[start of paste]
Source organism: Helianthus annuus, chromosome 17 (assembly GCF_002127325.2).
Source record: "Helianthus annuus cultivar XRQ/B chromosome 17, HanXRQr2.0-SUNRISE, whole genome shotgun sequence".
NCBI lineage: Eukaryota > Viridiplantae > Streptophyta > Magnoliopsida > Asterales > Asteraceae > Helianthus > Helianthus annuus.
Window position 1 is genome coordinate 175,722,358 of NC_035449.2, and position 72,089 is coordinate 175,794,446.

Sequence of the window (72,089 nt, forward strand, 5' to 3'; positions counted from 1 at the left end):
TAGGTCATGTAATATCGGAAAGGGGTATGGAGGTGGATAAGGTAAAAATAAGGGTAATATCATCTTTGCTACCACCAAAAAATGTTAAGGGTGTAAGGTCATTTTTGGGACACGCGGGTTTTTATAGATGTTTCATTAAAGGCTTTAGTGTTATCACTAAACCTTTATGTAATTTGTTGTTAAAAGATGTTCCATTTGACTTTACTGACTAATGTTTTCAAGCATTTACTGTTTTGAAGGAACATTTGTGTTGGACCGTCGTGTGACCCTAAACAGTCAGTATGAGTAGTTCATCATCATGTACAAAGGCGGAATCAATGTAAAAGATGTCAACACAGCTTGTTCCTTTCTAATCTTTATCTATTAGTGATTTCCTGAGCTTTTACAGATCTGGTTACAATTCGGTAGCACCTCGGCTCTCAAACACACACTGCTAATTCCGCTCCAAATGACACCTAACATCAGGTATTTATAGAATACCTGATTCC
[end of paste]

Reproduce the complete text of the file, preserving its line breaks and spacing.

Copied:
Source organism: Helianthus annuus, chromosome 17 (assembly GCF_002127325.2).
Source record: "Helianthus annuus cultivar XRQ/B chromosome 17, HanXRQr2.0-SUNRISE, whole genome shotgun sequence".
NCBI lineage: Eukaryota > Viridiplantae > Streptophyta > Magnoliopsida > Asterales > Asteraceae > Helianthus > Helianthus annuus.
Window position 1 is genome coordinate 175,722,358 of NC_035449.2, and position 72,089 is coordinate 175,794,446.

Sequence of the window (72,089 nt, forward strand, 5' to 3'; positions counted from 1 at the left end):
TAGGTCATGTAATATCGGAAAGGGGTATGGAGGTGGATAAGGTAAAAATAAGGGTAATATCATCTTTGCTACCACCAAAAAATGTTAAGGGTGTAAGGTCATTTTTGGGACACGCGGGTTTTTATAGATGTTTCATTAAAGGCTTTAGTGTTATCACTAAACCTTTATGTAATTTGTTGTTAAAAGATGTTCCATTTGACTTTACTGACTAATGTTTTCAAGCATTTACTGTTTTGAAGGAACATTTGTGTTGGACCGTCGTGTGACCCTAAACAGTCAGTATGAGTAGTTCATCATCATGTACAAAGGCGGAATCAATGTAAAAGATGTCAACACAGCTTGTTCCTTTCTAATCTTTATCTATTAGTGATTTCCTGAGCTTTTACAGATCTGGTTACAATTCGGTAGCACCTCGGCTCTCAAACACACACTGCTAATTCCGCTCCAAATGACACCTAACATCAGGTATTTATAGAATACCTGATTCC